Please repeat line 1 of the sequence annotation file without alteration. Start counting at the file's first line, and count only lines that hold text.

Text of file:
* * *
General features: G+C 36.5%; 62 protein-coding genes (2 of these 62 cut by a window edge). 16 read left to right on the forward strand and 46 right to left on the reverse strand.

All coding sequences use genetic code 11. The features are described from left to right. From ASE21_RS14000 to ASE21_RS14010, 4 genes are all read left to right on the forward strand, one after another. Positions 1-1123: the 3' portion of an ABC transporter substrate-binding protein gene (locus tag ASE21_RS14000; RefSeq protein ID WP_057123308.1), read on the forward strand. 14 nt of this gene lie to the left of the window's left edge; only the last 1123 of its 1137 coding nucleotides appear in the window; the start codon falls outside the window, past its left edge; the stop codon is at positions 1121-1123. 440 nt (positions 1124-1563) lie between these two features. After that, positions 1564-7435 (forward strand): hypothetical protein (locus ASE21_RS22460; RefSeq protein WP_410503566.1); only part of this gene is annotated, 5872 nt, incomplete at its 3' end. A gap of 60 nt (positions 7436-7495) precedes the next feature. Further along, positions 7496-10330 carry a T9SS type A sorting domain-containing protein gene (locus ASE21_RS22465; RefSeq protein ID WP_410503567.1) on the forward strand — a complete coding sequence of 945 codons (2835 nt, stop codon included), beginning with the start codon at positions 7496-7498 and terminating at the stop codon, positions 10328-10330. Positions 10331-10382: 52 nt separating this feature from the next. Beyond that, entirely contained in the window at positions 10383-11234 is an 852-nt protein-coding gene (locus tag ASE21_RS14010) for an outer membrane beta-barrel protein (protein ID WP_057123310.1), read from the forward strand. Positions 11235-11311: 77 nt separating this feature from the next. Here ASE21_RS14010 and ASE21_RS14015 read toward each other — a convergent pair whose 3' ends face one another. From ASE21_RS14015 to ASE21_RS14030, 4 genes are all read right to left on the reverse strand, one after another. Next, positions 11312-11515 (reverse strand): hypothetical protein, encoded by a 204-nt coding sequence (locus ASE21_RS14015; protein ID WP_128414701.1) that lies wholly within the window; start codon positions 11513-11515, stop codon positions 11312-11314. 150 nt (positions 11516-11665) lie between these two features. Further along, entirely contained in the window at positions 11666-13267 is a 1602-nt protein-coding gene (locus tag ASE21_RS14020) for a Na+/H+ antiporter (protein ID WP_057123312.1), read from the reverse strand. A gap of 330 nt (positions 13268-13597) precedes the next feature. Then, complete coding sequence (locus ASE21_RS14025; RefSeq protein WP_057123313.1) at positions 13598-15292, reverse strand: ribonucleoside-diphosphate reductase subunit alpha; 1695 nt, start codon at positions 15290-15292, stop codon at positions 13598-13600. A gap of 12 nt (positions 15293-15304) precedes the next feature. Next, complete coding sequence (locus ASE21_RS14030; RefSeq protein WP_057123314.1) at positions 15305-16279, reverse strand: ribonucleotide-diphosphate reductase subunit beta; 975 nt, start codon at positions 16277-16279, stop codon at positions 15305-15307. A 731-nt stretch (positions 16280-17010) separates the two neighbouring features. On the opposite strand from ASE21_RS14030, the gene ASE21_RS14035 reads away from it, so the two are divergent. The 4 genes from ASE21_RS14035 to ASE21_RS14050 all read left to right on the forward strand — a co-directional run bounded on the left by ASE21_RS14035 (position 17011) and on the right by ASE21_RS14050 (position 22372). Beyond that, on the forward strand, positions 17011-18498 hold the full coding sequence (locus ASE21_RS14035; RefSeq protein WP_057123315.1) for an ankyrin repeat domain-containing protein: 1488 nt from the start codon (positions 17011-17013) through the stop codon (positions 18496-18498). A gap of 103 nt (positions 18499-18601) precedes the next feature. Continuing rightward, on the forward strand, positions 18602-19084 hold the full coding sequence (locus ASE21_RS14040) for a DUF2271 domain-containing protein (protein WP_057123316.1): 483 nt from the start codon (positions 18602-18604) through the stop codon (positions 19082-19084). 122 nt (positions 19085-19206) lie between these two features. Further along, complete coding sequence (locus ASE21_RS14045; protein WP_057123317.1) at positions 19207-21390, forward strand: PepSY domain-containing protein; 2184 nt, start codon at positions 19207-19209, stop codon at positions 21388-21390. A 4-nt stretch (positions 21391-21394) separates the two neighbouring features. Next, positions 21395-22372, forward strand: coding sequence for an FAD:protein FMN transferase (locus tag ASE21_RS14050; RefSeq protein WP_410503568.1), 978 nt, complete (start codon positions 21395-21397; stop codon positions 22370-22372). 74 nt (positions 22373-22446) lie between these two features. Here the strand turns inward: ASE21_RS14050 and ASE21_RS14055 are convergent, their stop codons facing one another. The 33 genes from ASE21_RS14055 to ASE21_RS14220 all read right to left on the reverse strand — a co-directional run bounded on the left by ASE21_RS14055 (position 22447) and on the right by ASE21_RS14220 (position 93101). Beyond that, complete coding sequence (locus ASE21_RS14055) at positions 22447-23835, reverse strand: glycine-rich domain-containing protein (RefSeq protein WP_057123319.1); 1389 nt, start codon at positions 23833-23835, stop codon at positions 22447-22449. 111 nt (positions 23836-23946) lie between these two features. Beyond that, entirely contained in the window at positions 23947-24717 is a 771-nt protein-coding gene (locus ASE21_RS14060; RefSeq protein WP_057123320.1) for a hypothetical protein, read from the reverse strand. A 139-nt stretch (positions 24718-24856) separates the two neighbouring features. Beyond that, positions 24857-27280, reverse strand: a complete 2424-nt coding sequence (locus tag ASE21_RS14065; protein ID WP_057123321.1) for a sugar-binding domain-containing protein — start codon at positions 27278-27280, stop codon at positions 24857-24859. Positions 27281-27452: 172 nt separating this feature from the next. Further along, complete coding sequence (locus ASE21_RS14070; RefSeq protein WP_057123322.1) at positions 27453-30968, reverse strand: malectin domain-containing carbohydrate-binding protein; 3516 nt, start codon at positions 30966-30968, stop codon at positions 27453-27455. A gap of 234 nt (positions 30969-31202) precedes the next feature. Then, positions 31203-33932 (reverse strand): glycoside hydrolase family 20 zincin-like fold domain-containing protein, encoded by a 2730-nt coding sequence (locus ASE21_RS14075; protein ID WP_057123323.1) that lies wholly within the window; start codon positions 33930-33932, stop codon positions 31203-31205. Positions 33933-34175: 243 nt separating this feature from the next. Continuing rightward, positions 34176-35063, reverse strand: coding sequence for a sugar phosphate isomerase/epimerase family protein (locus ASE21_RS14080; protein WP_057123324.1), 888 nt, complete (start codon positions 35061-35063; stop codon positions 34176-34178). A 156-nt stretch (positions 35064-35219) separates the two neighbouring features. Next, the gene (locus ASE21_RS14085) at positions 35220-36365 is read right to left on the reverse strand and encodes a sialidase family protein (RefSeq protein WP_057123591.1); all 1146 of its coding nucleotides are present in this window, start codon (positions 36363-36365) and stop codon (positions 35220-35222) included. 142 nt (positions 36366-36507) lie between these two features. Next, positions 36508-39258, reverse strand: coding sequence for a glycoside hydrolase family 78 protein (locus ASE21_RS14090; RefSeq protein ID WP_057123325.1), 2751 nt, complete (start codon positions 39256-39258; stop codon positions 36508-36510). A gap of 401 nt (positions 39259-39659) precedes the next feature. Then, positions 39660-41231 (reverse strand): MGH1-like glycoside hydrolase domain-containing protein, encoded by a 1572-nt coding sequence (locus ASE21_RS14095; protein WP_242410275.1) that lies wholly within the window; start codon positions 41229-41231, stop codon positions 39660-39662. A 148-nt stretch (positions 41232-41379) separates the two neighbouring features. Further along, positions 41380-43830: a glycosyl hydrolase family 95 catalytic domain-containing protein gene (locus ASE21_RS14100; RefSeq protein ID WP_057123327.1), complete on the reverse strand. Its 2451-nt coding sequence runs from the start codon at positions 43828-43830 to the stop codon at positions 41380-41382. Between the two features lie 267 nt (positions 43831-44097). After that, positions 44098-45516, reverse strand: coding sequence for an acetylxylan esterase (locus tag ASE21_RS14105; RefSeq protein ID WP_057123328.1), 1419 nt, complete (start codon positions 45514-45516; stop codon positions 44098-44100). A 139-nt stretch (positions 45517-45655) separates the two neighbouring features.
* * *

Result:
General features: G+C 36.5%; 62 protein-coding genes (2 of these 62 cut by a window edge). 16 read left to right on the forward strand and 46 right to left on the reverse strand.